Geraldine Strawbridge

Geraldine Strawbridge is a graduate from the University of Glasgow. As the Editor of Cyber Radio, Geraldine is focused on delivering the latest cyber security news whilst making cyber security more relatable to people in their everyday lives.

How to Protect your Online Identity

 

Data breaches are happening on an almost daily basis and it has never been more important to protect your online identity.

Fraud is costing the UK economy an estimated £193 billion a year and recent research from Cifas found that the number of victims of identity theft has risen a staggering 57% in the last year.

Your personal information is extremely valuable to criminals. If they can get hold of your name, address, phone number or banking details, they can use this information to steal your identity and commit fraud.

This information can in turn be used to open accounts, apply for loans, benefits, or they may even chance their arm at trying to obtain a driving licence or passport.

Criminals may be able to glean a large amount of this information from bank statements or paper documents, but increasingly the easiest way for them to gain access to this priceless data is by going online.

It’s unbelievable how much information the criminals can extract from social media platforms, or how easy we make it to break into our accounts by choosing passwords that could be hacked within minutes.

Thankfully there are a number of steps we can take to protect our online identity to ensure we don’t become the latest victim of identity fraud.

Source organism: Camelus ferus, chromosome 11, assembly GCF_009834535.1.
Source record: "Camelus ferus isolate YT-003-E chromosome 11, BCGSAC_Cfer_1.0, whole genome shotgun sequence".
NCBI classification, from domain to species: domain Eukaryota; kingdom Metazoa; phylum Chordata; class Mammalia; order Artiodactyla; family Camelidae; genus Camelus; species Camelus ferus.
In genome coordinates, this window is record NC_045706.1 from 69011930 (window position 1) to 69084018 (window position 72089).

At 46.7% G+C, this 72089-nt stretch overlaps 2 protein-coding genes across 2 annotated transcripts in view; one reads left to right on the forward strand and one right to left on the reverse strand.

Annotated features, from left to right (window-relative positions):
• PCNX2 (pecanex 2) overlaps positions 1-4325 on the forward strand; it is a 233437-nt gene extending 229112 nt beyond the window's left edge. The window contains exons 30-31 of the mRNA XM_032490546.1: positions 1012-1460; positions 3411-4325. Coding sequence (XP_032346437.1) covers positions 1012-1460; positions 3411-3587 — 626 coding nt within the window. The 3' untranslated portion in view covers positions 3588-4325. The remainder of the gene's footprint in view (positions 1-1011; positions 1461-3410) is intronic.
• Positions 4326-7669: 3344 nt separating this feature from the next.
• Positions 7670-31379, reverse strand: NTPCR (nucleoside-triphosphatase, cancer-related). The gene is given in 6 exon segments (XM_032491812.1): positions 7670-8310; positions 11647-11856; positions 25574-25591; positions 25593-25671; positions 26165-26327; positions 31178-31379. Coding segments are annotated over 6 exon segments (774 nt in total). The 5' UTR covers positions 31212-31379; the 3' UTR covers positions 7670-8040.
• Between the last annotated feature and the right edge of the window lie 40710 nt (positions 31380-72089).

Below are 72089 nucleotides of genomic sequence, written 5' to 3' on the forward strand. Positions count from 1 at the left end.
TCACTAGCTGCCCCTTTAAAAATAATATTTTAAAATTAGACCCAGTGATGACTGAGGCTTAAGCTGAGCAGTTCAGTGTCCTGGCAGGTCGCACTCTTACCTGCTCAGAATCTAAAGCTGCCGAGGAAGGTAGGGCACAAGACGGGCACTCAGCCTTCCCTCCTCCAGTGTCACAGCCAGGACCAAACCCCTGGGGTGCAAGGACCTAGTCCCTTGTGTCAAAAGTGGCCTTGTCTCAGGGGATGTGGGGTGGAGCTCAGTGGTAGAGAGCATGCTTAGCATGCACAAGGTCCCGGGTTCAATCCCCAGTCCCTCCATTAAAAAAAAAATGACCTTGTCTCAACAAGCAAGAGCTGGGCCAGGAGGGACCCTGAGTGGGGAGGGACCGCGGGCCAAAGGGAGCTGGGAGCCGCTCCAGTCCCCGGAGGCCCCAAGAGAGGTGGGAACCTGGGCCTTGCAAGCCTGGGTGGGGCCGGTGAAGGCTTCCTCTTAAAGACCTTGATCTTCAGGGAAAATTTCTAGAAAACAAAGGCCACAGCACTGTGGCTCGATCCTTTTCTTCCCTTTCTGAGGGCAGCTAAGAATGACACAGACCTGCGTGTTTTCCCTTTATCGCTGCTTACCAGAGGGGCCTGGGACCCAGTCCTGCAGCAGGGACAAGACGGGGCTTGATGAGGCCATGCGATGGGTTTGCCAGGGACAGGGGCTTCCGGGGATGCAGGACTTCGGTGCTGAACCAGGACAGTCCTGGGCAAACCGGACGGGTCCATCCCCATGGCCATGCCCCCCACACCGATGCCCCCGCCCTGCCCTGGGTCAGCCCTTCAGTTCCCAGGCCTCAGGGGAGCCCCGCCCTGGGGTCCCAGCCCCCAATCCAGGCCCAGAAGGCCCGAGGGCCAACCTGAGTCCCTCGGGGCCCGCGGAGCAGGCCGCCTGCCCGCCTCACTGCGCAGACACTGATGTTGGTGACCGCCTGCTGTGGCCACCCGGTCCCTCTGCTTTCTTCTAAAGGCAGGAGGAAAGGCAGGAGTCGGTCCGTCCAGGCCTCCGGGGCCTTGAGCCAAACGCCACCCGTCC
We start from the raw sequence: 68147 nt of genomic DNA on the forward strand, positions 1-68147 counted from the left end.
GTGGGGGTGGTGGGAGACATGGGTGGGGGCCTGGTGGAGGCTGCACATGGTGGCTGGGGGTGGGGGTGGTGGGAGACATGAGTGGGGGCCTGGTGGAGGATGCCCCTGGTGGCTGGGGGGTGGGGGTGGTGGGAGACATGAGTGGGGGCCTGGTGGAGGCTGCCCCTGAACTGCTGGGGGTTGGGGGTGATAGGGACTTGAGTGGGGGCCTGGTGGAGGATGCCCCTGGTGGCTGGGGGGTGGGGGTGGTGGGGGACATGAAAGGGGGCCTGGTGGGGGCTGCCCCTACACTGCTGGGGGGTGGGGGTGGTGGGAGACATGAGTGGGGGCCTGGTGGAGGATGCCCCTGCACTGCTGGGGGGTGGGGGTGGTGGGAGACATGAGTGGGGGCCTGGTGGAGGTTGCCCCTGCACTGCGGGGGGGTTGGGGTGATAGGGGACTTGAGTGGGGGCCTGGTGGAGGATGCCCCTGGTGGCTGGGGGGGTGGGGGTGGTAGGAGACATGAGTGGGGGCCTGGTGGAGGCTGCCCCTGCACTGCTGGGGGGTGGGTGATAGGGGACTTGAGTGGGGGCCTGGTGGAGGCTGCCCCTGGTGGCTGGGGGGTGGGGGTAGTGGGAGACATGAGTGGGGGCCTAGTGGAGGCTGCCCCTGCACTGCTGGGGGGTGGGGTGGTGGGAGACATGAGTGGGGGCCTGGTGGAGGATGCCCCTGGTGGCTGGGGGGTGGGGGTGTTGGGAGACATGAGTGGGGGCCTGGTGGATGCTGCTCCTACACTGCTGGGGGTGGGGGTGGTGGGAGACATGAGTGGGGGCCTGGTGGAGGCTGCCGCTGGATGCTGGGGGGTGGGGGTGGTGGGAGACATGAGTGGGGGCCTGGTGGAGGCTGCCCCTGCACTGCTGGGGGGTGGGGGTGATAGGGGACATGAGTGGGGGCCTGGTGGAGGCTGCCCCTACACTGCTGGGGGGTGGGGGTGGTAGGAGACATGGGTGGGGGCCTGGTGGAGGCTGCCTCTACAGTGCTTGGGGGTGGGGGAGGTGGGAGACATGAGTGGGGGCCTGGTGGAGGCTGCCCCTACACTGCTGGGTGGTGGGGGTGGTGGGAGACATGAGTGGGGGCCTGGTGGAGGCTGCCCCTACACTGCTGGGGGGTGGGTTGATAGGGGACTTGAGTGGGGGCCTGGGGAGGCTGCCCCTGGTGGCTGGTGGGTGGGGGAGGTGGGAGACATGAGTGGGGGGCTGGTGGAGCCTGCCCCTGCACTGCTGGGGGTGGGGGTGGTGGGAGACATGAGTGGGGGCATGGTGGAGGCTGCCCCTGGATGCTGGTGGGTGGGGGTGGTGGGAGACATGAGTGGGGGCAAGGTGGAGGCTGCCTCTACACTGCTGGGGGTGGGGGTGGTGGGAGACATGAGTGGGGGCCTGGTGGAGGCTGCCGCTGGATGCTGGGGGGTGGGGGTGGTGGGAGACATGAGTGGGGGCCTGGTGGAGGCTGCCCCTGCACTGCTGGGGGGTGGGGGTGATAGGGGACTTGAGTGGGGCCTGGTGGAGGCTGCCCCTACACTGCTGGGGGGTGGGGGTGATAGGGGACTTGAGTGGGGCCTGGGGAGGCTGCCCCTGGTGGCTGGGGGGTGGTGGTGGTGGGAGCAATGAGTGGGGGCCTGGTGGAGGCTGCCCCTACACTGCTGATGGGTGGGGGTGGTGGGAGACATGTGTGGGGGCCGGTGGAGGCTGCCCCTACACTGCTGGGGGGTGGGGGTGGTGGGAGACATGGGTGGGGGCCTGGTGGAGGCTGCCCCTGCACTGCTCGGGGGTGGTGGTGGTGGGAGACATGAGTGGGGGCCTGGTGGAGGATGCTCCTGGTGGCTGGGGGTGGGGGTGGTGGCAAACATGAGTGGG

1. Use Strong Passwords

Creating a strong password provides the first line of defence in protecting your online identity. One of the easiest ways for criminals to hack into your accounts and steal personal and financial information is to guess passwords.

With so many passwords to remember, it can be tempting to use the same password for multiple accounts, however this lapse in judgement can provide a hacker with easy unrestricted access to all your sensitive data.

To protect your password from being hacked, it’s best to create a password that is between 15-20 characters long, contains a mix of upper and lowercase letters, and include numbers or symbols.

2. Check Social Media Privacy settings

Social Media is great for catching up with friends, however oversharing too much online can put us at great risk of identity theft or even a home burglary. Criminals can collect a huge amount of data about you from your social media profiles.

Whether you’re on Facebook, Instagram, Twitter or LinkedIn, check the site’s privacy policy and use security and privacy settings to control who is able to see your personal information.

Be careful who you accept friend requests from, and try not to share too much information that could reveal where you live, when you’re away on a holiday or any other personal data that could compromise your identity.

3. Avoid Public Wi-Fi

There’s no doubt that using public Wi-Fi is a quick, convenient, and free way to go online, however it opens us a up to a range of security risks that can threaten our online identity.